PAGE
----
The production of a toxin by Streptococcus hemolyticus isolated from the blood of patients with puerperal fever has been demonstrated.1 A comparison of the toxin with that produced by the specific Streptococcus hemolyticus of scarlet fever2 by means of the skin test3 was considered of interest.
The pathologic condition in puerperal fever produced by Streptococcus hemolyticus is the same as that of any hemolytic streptococcus infection elsewhere in the body.
Thus, the various strains of the streptococcus, as those of erysipelas, scarlet fever or any septic focus, may produce the same picture, except in the case of the scarlet fever strain, which may also produce a scarlatinal rash. This similarity of pathologic pictures was first observed by Semmelweis in the necropsy of his friend Kolletschka, who died from a septic infection in his finger incurred during a postmortem, and in the large number of necropsies of the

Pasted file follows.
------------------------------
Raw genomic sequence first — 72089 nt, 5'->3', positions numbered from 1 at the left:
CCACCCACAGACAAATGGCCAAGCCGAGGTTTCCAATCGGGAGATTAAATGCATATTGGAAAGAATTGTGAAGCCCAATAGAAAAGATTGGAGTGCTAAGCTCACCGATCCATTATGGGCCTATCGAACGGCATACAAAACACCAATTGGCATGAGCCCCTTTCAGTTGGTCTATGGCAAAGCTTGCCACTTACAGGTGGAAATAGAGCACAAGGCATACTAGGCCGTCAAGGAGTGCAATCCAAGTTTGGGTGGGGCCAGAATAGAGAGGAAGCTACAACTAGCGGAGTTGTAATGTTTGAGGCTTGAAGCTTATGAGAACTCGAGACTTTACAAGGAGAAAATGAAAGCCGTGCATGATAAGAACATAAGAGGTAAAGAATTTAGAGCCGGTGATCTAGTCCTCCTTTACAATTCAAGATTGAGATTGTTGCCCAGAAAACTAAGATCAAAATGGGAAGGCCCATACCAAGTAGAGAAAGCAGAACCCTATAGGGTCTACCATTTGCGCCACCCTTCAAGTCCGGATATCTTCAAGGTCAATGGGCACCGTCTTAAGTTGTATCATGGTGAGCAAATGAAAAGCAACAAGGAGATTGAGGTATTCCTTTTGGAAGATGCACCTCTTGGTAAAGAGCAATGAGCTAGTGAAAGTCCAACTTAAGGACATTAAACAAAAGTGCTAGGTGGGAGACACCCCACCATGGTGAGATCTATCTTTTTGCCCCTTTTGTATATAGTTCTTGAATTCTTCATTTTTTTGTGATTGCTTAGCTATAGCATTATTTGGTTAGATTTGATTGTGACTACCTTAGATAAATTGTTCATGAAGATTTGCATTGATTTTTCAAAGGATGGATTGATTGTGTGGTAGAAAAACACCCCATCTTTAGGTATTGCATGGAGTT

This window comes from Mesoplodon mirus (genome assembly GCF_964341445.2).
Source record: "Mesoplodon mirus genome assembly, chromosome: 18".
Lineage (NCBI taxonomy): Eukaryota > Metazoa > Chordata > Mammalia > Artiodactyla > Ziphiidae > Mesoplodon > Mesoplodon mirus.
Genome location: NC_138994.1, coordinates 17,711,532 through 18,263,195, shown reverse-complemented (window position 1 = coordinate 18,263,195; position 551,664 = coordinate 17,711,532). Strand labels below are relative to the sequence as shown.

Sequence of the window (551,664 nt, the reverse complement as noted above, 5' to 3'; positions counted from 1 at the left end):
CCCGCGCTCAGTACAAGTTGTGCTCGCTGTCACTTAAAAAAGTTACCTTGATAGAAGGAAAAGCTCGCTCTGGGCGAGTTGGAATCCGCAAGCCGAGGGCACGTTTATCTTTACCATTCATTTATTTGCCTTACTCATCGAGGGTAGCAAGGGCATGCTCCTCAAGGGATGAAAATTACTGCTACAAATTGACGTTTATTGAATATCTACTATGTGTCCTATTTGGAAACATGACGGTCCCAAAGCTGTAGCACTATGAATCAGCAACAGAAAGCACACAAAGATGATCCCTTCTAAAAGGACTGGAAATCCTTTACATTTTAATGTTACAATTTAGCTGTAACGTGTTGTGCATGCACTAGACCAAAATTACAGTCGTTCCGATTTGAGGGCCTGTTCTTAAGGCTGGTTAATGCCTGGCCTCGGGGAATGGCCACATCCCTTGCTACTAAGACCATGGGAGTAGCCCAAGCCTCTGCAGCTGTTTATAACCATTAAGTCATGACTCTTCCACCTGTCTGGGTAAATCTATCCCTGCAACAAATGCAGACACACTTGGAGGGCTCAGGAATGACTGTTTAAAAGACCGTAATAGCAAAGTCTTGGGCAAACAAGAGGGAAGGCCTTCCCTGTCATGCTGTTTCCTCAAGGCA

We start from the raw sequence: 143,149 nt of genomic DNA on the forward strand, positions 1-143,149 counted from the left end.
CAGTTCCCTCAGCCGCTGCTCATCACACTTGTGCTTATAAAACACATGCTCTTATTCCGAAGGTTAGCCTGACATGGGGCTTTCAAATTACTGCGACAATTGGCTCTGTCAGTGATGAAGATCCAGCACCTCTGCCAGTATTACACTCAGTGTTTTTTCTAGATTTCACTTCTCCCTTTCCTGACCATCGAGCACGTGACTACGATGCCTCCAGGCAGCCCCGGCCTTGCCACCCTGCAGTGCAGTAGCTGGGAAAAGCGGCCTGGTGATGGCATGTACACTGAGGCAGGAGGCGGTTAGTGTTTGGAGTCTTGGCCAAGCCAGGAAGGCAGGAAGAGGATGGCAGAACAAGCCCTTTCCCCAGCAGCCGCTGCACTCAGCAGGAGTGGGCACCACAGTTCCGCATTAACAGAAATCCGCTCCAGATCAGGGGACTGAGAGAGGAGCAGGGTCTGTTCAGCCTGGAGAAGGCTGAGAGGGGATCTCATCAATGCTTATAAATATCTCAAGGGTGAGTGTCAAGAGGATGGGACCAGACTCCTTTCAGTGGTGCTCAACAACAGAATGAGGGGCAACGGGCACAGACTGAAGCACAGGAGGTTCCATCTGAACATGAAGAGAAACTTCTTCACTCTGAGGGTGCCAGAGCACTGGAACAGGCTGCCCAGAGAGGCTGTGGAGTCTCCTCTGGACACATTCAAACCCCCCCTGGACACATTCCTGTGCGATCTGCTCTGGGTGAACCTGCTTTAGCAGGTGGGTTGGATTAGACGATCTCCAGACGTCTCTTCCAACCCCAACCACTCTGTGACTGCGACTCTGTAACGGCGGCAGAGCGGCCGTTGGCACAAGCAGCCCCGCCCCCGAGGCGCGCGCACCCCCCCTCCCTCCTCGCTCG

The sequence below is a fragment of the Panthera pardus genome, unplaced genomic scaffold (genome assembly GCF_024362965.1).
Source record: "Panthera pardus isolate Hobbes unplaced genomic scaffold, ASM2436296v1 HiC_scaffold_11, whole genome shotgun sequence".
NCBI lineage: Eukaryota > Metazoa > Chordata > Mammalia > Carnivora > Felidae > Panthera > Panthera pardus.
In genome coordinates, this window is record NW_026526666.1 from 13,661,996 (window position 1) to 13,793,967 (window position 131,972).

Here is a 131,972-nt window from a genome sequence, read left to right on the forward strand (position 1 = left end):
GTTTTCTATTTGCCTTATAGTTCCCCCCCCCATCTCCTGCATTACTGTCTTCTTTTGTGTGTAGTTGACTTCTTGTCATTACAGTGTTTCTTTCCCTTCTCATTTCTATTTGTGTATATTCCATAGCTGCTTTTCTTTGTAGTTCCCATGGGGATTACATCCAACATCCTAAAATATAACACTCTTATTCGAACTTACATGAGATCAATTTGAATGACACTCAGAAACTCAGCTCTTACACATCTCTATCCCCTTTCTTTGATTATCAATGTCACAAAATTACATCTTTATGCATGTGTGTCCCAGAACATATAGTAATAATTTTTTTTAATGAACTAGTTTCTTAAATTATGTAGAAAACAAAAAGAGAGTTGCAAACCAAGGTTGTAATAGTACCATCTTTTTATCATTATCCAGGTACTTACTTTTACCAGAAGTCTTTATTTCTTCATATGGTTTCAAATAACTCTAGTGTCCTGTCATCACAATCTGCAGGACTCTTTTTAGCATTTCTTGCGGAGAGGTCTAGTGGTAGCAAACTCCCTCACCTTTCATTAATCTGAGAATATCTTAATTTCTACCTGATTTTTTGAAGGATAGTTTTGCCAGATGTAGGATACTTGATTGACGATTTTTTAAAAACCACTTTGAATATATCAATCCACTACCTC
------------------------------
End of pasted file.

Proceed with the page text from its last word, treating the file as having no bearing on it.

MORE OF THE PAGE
LASH AF. PUERPERAL FEVERIII. A COMPARISON OF THE INCIDENCE OF THE SKIN REACTIONS OF THE TOXINS FROM HEMOLYTIC STREPTOCOCCI FROM PUERPERAL AND SCARLET FEVER. JAMA. 1926;86(19):1427–1428. doi:10.1001/jama.1926.02670450019007
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